Item description for How Religion Works: Towards a New Cognitive Science of Religion by Ilkka Pyysiainen, Iikka Pyysiainen, Paul Werstine, Ivan Robertson, Cary L. Cooper, Bernard Burnes & Jon Buller...
Modern findings in cognitive science and evolutionary psychology provide insights to the processes which make religious beliefs and behaviours efficient attractors in and across cultural settings. This text discusses how certain kinds of counter-intuitive ideas are selected for religious use.
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Studio: Brill Academic Publishers
Est. Packaging Dimensions: Length: 0.5" Width: 6" Height: 9.5" Weight: 1.15 lbs.
Release Date Aug 1, 2003
Publisher Brill Academic Publishers
ISBN 9004132732 ISBN13 9789004132733
Availability 0 units.
More About Ilkka Pyysiainen, Iikka Pyysiainen, Paul Werstine, Ivan Robertson, Cary L. Cooper, Bernard Burnes & Jon Buller
Ilkka Pyysiainen is Associate Professor of Comparative Religion at the University of Turku, Finland, and Academy Research Fellow at the Academy of Finland. Veikko Anttonen is Professor and Chair of Comparative Religion at the University of Turku, Finland. Veikko Anttonen is Professor and Chair of Comparative Religion at the University of Turku, Finland.
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Towards a New Cognitive Science of Religion Jan 26, 2005
Pyysiäinen applies the philosophies and theories of thinkers that include Émile Durkhiem, Mircea Eliade, Jerry Fodor, Clifford Geertz and Robert McCauley in this analysis of the cognitive basis of religion. Central themes include religion and culture, religion and society, ritual and emotion, and ethics.
Arguing, perhaps controversially, that mechanisms underlying religious thought and behavior are something that can be naturally explained in the same manner as any other cultural and cognitive phenomena, the author examines how cognitive science can shed light on religious phenomena. After defining the ideas and behaviors to be studied, he argues that cognitive theories of the representation of agency and counter- intuitiveness can make sense of the widespread belief in supernatural beings. The theories of religion of Geertz and Durkheim are examined and criticized as arbitrary abstractions. In the end, Pyysiäinen argues that religion should be understood both as a distinct cognitive phenomena and as being related to other phenomena of counter-intuitiveness revealed in empirical studies.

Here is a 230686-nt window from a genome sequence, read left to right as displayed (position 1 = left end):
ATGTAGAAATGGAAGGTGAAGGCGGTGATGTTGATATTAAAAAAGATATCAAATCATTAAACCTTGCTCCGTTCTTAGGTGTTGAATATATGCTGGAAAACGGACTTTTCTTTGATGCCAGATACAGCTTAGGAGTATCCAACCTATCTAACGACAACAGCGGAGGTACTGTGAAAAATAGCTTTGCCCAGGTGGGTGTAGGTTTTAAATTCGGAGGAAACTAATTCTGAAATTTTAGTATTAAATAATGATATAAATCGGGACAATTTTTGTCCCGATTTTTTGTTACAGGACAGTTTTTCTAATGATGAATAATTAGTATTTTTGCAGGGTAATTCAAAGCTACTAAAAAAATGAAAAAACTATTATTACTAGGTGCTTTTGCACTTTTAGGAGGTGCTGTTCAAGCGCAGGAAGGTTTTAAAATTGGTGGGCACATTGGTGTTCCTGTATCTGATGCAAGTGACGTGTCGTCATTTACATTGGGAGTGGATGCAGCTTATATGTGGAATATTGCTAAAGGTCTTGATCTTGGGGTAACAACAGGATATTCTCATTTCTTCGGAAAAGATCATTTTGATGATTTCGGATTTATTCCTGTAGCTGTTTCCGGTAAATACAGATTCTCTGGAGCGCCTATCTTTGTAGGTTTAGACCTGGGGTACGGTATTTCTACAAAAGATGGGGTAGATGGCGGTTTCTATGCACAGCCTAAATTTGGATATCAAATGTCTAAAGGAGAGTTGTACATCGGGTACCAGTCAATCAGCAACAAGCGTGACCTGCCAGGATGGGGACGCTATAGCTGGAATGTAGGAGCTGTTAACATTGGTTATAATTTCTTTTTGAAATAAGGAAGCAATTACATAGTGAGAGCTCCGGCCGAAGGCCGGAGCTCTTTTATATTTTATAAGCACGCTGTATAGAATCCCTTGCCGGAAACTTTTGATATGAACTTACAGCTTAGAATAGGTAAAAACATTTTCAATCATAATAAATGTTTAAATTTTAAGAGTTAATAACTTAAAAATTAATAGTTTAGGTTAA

TABLE OF CONTENTS Preface Ch. 1 Introduction: Cognitive Approach to Religion 1 The Category of 'Religion' 1 The Cognitive Approach 5 Ch. 2 God and Transcendence 9 'God' as an Emic Concept 9 Superhuman Beings, Religion and Science 12 Intentional Agents 14 Counter-Intuitiveness of Gods 18 Ch. 3 Religion and Culture 25 Geertz and the Concept of 'Culture' 25 Geertz and Symbolism 33 Geertz on Religion as a Symbolic Cultural System 44 Ch. 4 Religion and the Social 55 On the Sociological Background of Durkheim's Theory of Religion 55 Religion and Society 59 Religion as Symbolic of the Society - A Critique 63 Religion and Society Reconsidered 70 Ch. 5 Religious Belief, Experience, and Ritual 77 Ritual and Emotion 78 What is Emotion? 97 On the Neurophysiology of Emotion 102 Religious Experience, "Mysticism" and Emotions 109 Ch. 6 Religion, "Worldview," and Ethics 143 Religion as "Worldview" 143 An Outline of Ethics as a Field of Study 158 Religious Ethics 173 Ch. 7 Religion and Cognition: Towards a New Science of Religion 197 Domain Specificity 197 Cognitive Modules 199 Intuitive Theories and Cognitive Domains 208 Is Religion a Cognitive Domain? 215 References 237 Index of Names 267 Index of Subjects 270